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Designations make a partial comeback at Tata Motors
Lipi Agrawal | HRKatha | New Delhi | Monday, 31 July 2017

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In line with the revised organisational structure, the company will now have five level-wise designations followed by the function/responsibility

Who doesn’t like a work culture devoid of hierarchies and the politics behind escalating levels and bands, while the work involved still remains the same? Well, in order to establish a work environment, where people seek development in its real terms and not settle for artificial growth, Tata Motors had done away with the designations last month.

Earlier, announcing a flat structure, the automobile manufacturer had decided that instead of the specific designations, employees will be known simply by their function/responsibility — for instance, ‘sales — medium and heavy commercial vehicles’ and those heading a team will simply be called ‘head’ followed by the function, across its plants and offices. However, now Tata Motors has brought back the designations, albeit in a simpler manner.

In line with the revised organisational structure, which has five reporting levels instead of 14, the company will now have level-wise designations, such as senior manager, deputy general manager, general manager, senior general manager and vice president, followed by the function/responsibility.

Explaining the reason behind the move, Gajendra Chandel, chief human resources officer, Tata Motors, says, “Although the non-hierarchical, simple five-level structure remains the same, we had to get some simplified and standardised designations back into place as some people were finding it difficult to represent their roles precisely during their external, social interactions.”

Chandel further shares that a lot of employees, who on a day-to-day basis, interact with government officials for business reasons, also felt that they needed specific designations reflective of their level in the organisation. “When we implemented the no designation system, we were prepared to receive feedback from employees and make suitable changes if required, all in line with our revised structure and transformational strategy though,” he adds.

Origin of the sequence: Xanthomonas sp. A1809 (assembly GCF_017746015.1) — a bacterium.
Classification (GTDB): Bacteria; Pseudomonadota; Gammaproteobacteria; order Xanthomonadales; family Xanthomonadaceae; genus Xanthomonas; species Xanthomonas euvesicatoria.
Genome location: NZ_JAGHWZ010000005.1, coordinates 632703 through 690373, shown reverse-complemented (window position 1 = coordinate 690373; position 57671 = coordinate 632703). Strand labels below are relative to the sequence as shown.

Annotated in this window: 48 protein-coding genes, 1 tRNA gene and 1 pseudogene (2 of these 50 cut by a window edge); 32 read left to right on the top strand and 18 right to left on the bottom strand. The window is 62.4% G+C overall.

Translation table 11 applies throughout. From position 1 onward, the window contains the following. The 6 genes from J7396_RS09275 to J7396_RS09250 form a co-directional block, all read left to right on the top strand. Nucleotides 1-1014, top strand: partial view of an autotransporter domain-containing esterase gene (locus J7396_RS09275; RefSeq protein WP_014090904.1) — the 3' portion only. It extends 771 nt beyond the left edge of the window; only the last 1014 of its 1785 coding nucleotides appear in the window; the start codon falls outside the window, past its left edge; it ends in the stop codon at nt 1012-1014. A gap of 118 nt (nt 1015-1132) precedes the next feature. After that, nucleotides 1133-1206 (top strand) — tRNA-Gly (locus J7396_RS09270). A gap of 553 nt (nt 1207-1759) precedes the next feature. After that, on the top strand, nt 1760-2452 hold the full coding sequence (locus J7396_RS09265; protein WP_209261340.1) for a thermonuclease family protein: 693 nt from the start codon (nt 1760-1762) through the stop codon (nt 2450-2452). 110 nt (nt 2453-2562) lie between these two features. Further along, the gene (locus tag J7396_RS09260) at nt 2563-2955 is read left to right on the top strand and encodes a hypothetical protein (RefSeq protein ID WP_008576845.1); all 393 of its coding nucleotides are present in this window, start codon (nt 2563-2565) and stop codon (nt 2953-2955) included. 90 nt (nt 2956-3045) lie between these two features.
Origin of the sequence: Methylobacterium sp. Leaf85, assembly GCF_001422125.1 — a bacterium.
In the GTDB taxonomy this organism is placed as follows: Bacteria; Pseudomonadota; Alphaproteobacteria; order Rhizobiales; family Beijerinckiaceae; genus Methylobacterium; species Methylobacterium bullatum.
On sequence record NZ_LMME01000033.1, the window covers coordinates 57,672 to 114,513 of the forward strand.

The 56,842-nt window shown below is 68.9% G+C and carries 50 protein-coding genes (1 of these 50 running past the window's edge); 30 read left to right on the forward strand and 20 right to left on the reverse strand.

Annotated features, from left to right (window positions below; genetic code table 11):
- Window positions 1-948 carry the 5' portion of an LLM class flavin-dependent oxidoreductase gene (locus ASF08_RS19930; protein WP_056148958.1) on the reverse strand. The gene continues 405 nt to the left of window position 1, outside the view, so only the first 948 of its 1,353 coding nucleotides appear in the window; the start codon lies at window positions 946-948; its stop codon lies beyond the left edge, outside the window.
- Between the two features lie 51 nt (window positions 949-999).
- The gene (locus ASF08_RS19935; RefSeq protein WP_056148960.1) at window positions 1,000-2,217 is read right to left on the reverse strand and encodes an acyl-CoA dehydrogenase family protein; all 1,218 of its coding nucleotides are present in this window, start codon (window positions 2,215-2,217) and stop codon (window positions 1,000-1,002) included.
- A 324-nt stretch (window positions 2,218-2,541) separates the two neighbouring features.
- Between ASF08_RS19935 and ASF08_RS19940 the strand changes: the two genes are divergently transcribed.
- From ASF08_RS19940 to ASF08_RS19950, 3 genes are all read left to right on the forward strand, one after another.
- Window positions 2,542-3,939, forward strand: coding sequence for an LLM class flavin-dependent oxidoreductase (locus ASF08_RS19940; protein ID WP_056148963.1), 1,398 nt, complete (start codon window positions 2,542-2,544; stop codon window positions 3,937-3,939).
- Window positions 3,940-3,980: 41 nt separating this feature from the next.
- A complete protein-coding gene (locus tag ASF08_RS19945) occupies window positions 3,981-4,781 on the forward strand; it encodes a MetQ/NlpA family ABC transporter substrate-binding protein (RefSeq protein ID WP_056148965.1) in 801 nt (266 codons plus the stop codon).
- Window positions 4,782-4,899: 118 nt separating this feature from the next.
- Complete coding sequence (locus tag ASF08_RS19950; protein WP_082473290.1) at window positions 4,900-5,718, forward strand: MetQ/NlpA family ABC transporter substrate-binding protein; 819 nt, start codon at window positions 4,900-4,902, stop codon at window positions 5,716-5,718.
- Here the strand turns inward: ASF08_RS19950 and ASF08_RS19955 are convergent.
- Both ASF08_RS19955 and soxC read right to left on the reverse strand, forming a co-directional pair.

Tata Motors, earlier had over 200 kinds of designations, which caused chaos and confusion around career growth in the organisation. In order to simplify the developmental process and encourage growth and learning in its true sense, the company decided to completely do away with these designations. However, it is now clear that no-designations is also not a completely effective way to look at encouraging real, meaningful growth —at least not for social reasons. There has to be a mid-way and Tata Motors seems to have now figured it out.

© 2016 HR Katha

2 comments

  • Comment Link Roy Joseph Monday, 31 July 2017 posted by Roy Joseph

    I guess this was bound to happen. In a country like India and more so in a company like Tata Motors with such a rich legacy and tradition, this was indeed a move which had more of a downside than an upside. From a change management perspective there is a lot to be learnt from this move, which though intended well did have every chance to upset the apple cart.

  • Comment Link Alok mishra Monday, 31 July 2017 posted by Alok mishra

    It seems to b a professional approach

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